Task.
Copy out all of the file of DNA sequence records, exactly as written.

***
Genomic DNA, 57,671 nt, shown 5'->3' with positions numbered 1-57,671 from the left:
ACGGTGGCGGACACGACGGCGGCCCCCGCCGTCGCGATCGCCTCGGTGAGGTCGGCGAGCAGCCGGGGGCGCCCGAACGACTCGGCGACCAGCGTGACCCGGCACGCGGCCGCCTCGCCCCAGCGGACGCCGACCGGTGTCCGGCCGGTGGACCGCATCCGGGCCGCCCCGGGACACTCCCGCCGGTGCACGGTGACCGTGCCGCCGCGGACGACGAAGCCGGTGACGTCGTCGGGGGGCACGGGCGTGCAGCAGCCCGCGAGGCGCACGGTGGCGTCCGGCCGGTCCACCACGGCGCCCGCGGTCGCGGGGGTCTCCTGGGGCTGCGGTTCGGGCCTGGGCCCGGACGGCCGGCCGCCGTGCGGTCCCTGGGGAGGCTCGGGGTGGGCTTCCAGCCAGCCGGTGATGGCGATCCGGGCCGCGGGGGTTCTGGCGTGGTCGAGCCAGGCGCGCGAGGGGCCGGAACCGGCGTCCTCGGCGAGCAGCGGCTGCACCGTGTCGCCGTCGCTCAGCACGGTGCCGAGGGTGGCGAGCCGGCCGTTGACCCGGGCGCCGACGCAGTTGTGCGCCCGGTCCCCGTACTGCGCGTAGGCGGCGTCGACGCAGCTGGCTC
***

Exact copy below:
Genomic DNA, 57,671 nt, shown 5'->3' with positions numbered 1-57,671 from the left:
ACGGTGGCGGACACGACGGCGGCCCCCGCCGTCGCGATCGCCTCGGTGAGGTCGGCGAGCAGCCGGGGGCGCCCGAACGACTCGGCGACCAGCGTGACCCGGCACGCGGCCGCCTCGCCCCAGCGGACGCCGACCGGTGTCCGGCCGGTGGACCGCATCCGGGCCGCCCCGGGACACTCCCGCCGGTGCACGGTGACCGTGCCGCCGCGGACGACGAAGCCGGTGACGTCGTCGGGGGGCACGGGCGTGCAGCAGCCCGCGAGGCGCACGGTGGCGTCCGGCCGGTCCACCACGGCGCCCGCGGTCGCGGGGGTCTCCTGGGGCTGCGGTTCGGGCCTGGGCCCGGACGGCCGGCCGCCGTGCGGTCCCTGGGGAGGCTCGGGGTGGGCTTCCAGCCAGCCGGTGATGGCGATCCGGGCCGCGGGGGTTCTGGCGTGGTCGAGCCAGGCGCGCGAGGGGCCGGAACCGGCGTCCTCGGCGAGCAGCGGCTGCACCGTGTCGCCGTCGCTCAGCACGGTGCCGAGGGTGGCGAGCCGGCCGTTGACCCGGGCGCCGACGCAGTTGTGCGCCCGGTCCCCGTACTGCGCGTAGGCGGCGTCGACGCAGCTGGCTC